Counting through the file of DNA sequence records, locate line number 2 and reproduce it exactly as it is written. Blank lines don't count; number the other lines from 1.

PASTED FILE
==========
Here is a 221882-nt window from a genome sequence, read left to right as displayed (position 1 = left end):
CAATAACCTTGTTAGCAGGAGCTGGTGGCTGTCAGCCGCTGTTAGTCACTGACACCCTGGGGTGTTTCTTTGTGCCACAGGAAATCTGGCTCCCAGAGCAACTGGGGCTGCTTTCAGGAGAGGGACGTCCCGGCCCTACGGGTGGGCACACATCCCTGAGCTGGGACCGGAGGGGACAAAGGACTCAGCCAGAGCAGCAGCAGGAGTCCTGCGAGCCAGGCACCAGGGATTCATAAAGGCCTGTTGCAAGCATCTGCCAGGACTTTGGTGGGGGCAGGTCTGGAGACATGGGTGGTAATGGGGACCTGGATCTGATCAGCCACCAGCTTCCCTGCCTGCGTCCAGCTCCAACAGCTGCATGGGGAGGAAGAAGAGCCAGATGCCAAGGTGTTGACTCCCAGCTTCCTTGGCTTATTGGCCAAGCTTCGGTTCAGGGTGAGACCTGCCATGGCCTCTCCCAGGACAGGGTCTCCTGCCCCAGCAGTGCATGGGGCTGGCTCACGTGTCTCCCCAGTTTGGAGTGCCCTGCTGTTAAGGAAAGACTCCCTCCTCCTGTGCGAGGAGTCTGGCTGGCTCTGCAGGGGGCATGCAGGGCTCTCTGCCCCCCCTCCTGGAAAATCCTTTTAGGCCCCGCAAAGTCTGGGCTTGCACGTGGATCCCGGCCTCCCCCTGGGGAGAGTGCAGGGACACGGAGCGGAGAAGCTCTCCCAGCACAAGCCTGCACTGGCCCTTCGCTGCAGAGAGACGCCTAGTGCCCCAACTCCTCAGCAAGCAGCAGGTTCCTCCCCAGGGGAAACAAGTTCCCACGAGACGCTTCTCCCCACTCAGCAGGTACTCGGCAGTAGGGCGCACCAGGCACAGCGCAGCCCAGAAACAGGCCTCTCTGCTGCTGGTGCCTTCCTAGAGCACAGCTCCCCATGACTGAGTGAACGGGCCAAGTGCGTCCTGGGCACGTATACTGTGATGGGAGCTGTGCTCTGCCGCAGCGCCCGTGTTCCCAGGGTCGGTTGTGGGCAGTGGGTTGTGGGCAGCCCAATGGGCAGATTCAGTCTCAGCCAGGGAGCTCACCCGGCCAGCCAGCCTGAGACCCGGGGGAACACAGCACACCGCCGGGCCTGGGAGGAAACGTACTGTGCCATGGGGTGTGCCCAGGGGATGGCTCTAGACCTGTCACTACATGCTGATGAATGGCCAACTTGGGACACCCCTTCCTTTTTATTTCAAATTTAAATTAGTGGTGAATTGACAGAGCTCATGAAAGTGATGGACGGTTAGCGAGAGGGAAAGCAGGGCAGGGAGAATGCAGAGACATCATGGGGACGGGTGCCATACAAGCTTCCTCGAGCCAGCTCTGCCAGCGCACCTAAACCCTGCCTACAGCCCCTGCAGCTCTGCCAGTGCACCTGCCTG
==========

CAATAACCTTGTTAGCAGGAGCTGGTGGCTGTCAGCCGCTGTTAGTCACTGACACCCTGGGGTGTTTCTTTGTGCCACAGGAAATCTGGCTCCCAGAGCAACTGGGGCTGCTTTCAGGAGAGGGACGTCCCGGCCCTACGGGTGGGCACACATCCCTGAGCTGGGACCGGAGGGGACAAAGGACTCAGCCAGAGCAGCAGCAGGAGTCCTGCGAGCCAGGCACCAGGGATTCATAAAGGCCTGTTGCAAGCATCTGCCAGGACTTTGGTGGGGGCAGGTCTGGAGACATGGGTGGTAATGGGGACCTGGATCTGATCAGCCACCAGCTTCCCTGCCTGCGTCCAGCTCCAACAGCTGCATGGGGAGGAAGAAGAGCCAGATGCCAAGGTGTTGACTCCCAGCTTCCTTGGCTTATTGGCCAAGCTTCGGTTCAGGGTGAGACCTGCCATGGCCTCTCCCAGGACAGGGTCTCCTGCCCCAGCAGTGCATGGGGCTGGCTCACGTGTCTCCCCAGTTTGGAGTGCCCTGCTGTTAAGGAAAGACTCCCTCCTCCTGTGCGAGGAGTCTGGCTGGCTCTGCAGGGGGCATGCAGGGCTCTCTGCCCCCCCTCCTGGAAAATCCTTTTAGGCCCCGCAAAGTCTGGGCTTGCACGTGGATCCCGGCCTCCCCCTGGGGAGAGTGCAGGGACACGGAGCGGAGAAGCTCTCCCAGCACAAGCCTGCACTGGCCCTTCGCTGCAGAGAGACGCCTAGTGCCCCAACTCCTCAGCAAGCAGCAGGTTCCTCCCCAGGGGAAACAAGTTCCCACGAGACGCTTCTCCCCACTCAGCAGGTACTCGGCAGTAGGGCGCACCAGGCACAGCGCAGCCCAGAAACAGGCCTCTCTGCTGCTGGTGCCTTCCTAGAGCACAGCTCCCCATGACTGAGTGAACGGGCCAAGTGCGTCCTGGGCACGTATACTGTGATGGGAGCTGTGCTCTGCCGCAGCGCCCGTGTTCCCAGGGTCGGTTGTGGGCAGTGGGTTGTGGGCAGCCCAATGGGCAGATTCAGTCTCAGCCAGGGAGCTCACCCGGCCAGCCAGCCTGAGACCCGGGGGAACACAGCACACCGCCGGGCCTGGGAGGAAACGTACTGTGCCATGGGGTGTGCCCAGGGGATGGCTCTAGACCTGTCACTACATGCTGATGAATGGCCAACTTGGGACACCCCTTCCTTTTTATTTCAAATTTAAATTAGTGGTGAATTGACAGAGCTCATGAAAGTGATGGACGGTTAGCGAGAGGGAAAGCAGGGCAGGGAGAATGCAGAGACATCATGGGGACGGGTGCCATACAAGCTTCCTCGAGCCAGCTCTGCCAGCGCACCTAAACCCTGCCTACAGCCCCTGCAGCTCTGCCAGTGCACCTGCCTG